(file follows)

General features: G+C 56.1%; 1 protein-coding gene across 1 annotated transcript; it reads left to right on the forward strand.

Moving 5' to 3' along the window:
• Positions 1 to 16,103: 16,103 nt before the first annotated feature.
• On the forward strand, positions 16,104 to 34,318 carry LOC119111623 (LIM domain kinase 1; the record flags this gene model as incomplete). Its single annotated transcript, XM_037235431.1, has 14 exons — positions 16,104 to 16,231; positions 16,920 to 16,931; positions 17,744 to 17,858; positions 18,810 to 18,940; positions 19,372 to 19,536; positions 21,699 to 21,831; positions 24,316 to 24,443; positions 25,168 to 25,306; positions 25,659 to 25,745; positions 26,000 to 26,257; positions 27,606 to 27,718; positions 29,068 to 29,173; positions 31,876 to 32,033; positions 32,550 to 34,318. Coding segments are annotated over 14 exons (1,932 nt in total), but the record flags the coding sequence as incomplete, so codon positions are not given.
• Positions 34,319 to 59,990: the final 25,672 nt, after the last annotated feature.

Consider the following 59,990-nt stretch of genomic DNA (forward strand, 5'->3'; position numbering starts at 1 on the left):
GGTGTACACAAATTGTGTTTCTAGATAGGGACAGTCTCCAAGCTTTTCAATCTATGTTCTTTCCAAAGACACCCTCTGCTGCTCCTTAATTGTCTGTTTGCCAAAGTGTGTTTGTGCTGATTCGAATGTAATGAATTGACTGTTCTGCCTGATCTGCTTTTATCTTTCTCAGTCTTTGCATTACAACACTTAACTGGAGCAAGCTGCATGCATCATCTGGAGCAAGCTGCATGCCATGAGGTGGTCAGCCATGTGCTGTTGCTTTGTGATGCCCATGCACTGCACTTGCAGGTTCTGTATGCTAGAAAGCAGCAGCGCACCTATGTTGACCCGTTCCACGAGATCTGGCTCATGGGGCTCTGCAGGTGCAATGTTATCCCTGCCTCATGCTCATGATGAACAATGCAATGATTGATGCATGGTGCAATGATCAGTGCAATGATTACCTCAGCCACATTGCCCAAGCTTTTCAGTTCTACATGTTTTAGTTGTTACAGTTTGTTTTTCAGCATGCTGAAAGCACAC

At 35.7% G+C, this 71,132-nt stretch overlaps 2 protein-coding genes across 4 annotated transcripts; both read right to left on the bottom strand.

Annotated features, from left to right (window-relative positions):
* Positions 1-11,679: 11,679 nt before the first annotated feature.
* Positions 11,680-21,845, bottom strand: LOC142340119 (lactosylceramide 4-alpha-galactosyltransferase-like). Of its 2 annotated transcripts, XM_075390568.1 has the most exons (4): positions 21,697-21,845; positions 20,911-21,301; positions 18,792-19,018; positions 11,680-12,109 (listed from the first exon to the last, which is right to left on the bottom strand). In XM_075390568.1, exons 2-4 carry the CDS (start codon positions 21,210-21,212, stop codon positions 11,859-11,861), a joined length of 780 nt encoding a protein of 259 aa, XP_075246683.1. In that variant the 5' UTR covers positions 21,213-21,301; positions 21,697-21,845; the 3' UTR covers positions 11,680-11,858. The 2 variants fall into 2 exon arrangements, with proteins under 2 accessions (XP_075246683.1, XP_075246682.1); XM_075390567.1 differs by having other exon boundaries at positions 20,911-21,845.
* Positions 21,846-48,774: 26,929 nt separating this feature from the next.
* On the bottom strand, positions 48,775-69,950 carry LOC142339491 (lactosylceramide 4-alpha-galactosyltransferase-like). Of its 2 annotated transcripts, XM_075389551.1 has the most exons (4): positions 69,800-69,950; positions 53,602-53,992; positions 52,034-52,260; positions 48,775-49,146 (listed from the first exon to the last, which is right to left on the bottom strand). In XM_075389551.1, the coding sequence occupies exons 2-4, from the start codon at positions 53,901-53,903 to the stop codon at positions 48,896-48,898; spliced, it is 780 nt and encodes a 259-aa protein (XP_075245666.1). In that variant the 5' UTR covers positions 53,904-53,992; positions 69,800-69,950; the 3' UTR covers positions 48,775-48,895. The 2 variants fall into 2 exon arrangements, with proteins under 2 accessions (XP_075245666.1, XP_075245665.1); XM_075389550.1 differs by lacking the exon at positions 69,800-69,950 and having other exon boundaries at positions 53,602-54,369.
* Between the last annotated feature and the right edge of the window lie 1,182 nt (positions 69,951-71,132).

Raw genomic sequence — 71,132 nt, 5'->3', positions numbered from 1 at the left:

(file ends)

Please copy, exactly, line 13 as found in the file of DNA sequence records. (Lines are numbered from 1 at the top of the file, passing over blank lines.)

* On the bottom strand, positions 48,775-69,950 carry LOC142339491 (lactosylceramide 4-alpha-galactosyltransferase-like). Of its 2 annotated transcripts, XM_075389551.1 has the most exons (4): positions 69,800-69,950; positions 53,602-53,992; positions 52,034-52,260; positions 48,775-49,146 (listed from the first exon to the last, which is right to left on the bottom strand). In XM_075389551.1, the coding sequence occupies exons 2-4, from the start codon at positions 53,901-53,903 to the stop codon at positions 48,896-48,898; spliced, it is 780 nt and encodes a 259-aa protein (XP_075245666.1). In that variant the 5' UTR covers positions 53,904-53,992; positions 69,800-69,950; the 3' UTR covers positions 48,775-48,895. The 2 variants fall into 2 exon arrangements, with proteins under 2 accessions (XP_075245666.1, XP_075245665.1); XM_075389550.1 differs by lacking the exon at positions 69,800-69,950 and having other exon boundaries at positions 53,602-54,369.